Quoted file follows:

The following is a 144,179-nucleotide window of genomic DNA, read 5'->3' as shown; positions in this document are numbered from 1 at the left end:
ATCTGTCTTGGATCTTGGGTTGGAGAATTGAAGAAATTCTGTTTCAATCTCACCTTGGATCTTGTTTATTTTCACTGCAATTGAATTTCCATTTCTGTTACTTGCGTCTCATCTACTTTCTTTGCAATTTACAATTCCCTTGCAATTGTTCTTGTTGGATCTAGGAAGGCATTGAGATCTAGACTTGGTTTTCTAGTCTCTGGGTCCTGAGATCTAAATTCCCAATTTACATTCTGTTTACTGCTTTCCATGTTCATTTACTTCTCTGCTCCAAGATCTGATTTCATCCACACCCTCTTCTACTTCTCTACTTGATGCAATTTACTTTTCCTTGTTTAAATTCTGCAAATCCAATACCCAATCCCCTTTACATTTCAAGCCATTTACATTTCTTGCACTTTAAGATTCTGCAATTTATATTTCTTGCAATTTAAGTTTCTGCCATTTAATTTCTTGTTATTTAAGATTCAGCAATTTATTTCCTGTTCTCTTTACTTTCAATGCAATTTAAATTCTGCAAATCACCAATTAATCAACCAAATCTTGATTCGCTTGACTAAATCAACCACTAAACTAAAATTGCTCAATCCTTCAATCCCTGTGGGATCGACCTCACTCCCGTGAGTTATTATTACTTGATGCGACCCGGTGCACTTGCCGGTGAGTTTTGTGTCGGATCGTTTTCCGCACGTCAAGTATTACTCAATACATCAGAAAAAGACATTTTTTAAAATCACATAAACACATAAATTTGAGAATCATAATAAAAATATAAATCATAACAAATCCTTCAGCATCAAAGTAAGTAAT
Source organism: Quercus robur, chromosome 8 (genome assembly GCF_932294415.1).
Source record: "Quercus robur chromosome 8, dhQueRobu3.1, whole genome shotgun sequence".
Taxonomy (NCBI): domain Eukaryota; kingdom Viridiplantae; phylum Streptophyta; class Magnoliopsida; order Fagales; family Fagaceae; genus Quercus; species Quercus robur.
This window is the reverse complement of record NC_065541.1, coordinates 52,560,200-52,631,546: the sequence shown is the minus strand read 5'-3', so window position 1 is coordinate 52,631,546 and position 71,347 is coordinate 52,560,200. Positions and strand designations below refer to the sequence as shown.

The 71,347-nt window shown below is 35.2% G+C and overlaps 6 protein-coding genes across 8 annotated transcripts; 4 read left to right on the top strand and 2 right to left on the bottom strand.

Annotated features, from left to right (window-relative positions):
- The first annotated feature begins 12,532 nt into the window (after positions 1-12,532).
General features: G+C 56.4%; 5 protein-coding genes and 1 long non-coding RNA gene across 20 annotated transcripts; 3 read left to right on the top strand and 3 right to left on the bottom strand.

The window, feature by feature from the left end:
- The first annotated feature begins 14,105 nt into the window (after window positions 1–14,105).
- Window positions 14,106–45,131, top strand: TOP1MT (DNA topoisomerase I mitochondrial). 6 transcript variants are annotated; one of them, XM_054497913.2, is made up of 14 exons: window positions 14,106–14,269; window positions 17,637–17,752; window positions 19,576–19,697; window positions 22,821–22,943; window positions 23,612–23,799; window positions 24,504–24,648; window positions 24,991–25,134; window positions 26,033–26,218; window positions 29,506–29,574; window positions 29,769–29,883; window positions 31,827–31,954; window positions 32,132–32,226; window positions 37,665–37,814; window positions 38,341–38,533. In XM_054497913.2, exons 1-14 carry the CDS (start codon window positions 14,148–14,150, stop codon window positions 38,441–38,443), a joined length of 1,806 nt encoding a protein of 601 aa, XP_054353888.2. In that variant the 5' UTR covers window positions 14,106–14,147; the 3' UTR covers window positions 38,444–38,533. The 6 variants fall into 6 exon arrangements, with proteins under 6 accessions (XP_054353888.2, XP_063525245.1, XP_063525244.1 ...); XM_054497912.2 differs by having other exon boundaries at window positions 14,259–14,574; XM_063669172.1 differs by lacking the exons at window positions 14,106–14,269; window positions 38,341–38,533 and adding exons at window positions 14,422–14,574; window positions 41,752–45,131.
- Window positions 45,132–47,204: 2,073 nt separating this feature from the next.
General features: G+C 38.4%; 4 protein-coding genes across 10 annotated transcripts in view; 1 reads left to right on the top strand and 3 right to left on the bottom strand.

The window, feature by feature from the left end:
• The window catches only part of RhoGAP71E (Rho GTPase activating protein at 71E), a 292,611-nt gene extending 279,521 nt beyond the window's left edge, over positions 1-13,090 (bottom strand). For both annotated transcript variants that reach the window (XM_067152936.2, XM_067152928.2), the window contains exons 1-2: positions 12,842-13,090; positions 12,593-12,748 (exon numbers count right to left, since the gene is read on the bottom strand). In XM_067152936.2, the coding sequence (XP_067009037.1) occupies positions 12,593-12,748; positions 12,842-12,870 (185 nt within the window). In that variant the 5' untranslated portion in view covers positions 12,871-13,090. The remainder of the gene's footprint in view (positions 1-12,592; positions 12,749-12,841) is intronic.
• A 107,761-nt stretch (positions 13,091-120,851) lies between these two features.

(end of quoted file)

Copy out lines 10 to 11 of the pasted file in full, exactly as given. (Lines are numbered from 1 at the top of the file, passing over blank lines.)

General features: G+C 56.4%; 5 protein-coding genes and 1 long non-coding RNA gene across 20 annotated transcripts; 3 read left to right on the top strand and 3 right to left on the bottom strand.

The window, feature by feature from the left end: